Fill up the dunk tank with Purell, please. I need to feel clean again

Update: Seven Days has just posted a story with more unsavory details. See below.

Things are not looking bright for Good Ol’ Norm. More details came out Friday on the criminal charges against Sen. Norm McAllister; and if you’re not completely skeeved out by them, well, your Skeeve-O-Meter needs a tuneup.

The case against G.O.N. “suggest[s] that McAllister for years used his power over vulnerable women,” reports Seven Days’ Mark Davis:

In December 2012, a woman moved into a trailer home McAllister owned in Franklin and began working at his farm. From the beginning, he asked her for sexual favors in exchange for allowing her to keep her job and home, affidavits say.

Reminder: McAllister’s late wife was still alive when this got started. Extra bonus skeeve points.

There’s a whole parade of horrors in the police documents, with three women alleging nonconsensual sex with McAllister — oral, vaginal, and anal, on dozens and dozens of occasions, sometimes causing pain. And, according to a Sunday evening report on Seven Days, one of his victims may have been below the age of legal consent when the assaults began.

But the low point, IMO, was this:

McAllister also proposed transporting her to area farms so she could perform sex acts on “Mexican” farmhands. He proposed they split the proceeds. She refused.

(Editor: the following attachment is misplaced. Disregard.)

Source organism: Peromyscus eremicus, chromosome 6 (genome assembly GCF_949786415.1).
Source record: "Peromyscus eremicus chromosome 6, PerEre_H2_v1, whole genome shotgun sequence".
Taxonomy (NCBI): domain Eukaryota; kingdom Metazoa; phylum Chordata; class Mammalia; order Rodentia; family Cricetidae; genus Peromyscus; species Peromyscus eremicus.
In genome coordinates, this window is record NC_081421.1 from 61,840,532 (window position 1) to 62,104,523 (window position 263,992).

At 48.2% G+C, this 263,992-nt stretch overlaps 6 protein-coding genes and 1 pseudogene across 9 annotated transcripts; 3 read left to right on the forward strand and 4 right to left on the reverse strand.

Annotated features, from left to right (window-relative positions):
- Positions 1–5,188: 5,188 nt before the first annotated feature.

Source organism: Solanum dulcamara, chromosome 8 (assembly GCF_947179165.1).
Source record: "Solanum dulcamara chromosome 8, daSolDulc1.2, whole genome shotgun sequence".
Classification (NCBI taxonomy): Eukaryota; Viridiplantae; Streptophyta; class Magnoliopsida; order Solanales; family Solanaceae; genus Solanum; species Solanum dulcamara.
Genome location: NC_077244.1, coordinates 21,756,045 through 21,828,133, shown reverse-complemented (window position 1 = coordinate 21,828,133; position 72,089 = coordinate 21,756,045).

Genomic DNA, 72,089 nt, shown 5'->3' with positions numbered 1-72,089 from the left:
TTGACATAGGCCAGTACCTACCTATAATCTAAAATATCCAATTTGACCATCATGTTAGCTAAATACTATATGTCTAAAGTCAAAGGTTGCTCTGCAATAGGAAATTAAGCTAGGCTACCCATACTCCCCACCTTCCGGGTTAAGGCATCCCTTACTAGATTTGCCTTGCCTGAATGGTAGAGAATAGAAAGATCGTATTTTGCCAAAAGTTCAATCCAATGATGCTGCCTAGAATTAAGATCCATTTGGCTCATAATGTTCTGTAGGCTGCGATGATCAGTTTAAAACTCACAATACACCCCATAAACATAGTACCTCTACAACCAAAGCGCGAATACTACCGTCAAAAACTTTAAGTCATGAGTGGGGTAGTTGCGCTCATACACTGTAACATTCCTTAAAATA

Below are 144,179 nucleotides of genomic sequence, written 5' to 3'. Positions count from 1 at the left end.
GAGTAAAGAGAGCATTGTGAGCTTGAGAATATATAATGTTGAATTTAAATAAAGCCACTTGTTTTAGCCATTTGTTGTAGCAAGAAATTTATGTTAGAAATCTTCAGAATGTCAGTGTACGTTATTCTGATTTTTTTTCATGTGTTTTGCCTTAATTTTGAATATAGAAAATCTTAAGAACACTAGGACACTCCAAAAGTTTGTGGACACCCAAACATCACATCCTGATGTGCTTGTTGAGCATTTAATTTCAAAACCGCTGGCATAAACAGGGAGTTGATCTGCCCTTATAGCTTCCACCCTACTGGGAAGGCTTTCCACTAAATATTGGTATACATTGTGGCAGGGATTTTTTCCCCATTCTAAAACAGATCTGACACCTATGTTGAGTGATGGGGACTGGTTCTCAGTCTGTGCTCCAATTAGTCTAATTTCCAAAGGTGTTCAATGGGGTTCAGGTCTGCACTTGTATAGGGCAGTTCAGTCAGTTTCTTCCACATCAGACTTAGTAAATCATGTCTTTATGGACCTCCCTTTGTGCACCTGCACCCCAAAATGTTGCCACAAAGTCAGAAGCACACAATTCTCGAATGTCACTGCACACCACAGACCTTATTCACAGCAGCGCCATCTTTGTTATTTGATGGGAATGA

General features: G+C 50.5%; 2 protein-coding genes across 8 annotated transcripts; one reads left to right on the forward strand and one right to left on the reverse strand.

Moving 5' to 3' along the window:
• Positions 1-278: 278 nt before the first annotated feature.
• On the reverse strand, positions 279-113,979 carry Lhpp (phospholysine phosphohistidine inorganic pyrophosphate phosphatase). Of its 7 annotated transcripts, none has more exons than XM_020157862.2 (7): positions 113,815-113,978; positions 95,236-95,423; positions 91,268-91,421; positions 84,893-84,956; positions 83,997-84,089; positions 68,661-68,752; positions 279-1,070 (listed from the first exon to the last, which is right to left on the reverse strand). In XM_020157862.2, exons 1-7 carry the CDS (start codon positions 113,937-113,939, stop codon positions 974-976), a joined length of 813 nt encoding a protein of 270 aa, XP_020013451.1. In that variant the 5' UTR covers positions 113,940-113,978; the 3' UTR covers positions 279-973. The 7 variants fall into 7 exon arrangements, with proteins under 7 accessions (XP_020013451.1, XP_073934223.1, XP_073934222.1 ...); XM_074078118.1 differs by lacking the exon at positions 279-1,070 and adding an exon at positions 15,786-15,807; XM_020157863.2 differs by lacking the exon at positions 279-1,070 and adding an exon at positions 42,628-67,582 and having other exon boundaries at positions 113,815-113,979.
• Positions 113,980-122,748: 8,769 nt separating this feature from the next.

Eeeeeeeuuuuuuuucccccch. And this is a guy who was an aggressive moralist in his politics.

McAllister’s lawyer insists his client is blameless and has “a much different version of events.” But the state police have a lot of this stuff on tape, in recorded conversations between McAllister and his accusers.

And this might just be the tip of the iceberg. The whole case is less than one week old. It all began last Monday with a complaint from one of his alleged victims. Police identified two more accusers, and arranged to record phone conversations with McAllister. It’s quite possible — I’d put it as “probable” — that more accusers will be identified.

Yes, McAllister deserves the presumption of innocence. But this looks very bad, and frankly, I will be surprised if it doesn’t get even worse.

Postscript. Fellow lawmakers have reacted with understandable shock and surprise. Many have expressed a bit too much sympathy for Good Ol’ Norm who, if Rachel Weston’s story is true, didn’t confine his alleged predations to his private life. There’s been woefully few expressions of concern for the accusers — with one notable exception, reports VPR’s Peter Hirschfeld:

Senate President John Campbell used a written statement Friday afternoon saying his “concern lies with any victims of the alleged conduct.”

He went on to defer ultimate judgment to “the court system.” But kudos to Mr. Pro Tem for putting the women first. Good move, sir.

And now, if you’ll excuse me, my Purell bath is ready.


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